I got into a discussion today about reading. Inspired by a forum post over on NaNoWriMo, I asked myself the question:
Can you be a good writer without being a reader?
As I was growing up, I was a voracious reader. We were poor, so I couldn’t afford a lot of books (although honestly, I doubt my parents could have afforded my reading appetite even if we weren’t poor… reading 4-5 books a week is expensive!) so we went to the library at least once every two weeks. I would check out an enormous stack of books, mostly from the science fiction section (back when Fantasy was lumped in with them all) and read them all. Most could be read in a day. Some heavier tomes with heavier themes might take a day or two.
These early reading experiences shaped my writing in incalculable ways. It shaped my understanding of how interesting stories are told. It helped me to understand how I could reach my own readers. It taught me language, a love of words, and a vast vocabulary that to this day occasionally confounds my friends and family. I cut my writing teeth on Isaac Asimov, Marion Zimmer Bradley, Anne McCaffrey, and Neal Stephenson. I learned about tropes and cliches before I knew what they were.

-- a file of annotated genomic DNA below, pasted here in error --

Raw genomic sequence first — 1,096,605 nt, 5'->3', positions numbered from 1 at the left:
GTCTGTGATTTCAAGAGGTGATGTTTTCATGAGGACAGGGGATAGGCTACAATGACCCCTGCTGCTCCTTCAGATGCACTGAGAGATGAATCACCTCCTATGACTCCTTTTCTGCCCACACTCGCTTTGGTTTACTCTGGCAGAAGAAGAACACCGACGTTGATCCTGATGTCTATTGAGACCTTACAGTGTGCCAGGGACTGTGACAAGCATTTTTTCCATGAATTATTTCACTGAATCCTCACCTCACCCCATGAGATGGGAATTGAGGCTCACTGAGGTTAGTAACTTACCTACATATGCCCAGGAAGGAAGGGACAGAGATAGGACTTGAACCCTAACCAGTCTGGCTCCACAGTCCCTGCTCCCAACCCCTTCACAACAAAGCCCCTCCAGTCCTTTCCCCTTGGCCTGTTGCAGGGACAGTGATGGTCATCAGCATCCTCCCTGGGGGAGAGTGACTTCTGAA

So that begs the question. Can you be a great writer, or even an adequate one, without reading? If you don’t “like to read”, can you ever be a true writer?
I would say both yes, and no. Reading shapes who we are, and what we do. Many of us here no doubt grew up devouring books. It’s part of what gives us the drive to write! Can you write without reading? Sure. There are tons of different styles of writing. Poetry is a deeply personal expression that depends less on what other people are doing, and more on what you’re thinking and wanting to express. Short stories are very different from long fiction. A screenplay is a different art form altogether, and relies more on the movies you watch than the books you read.
But honestly? I strongly feel that you don’t become a great writer, or even a good one, without reading. Reading expands your mind and broadens your interest. The stories I write today are very much a reflection of the books I read yesterday. Novelists, particularly, need to read the same way a farmer must learn about plants and seeds, the way a carpenter has to learn how tools operate, and how to bang nails in a way that won’t shatter the wood.
Reading is the writer’s university, the authors of those books are your professors.
What books did you read growing up that shaped your love of writing?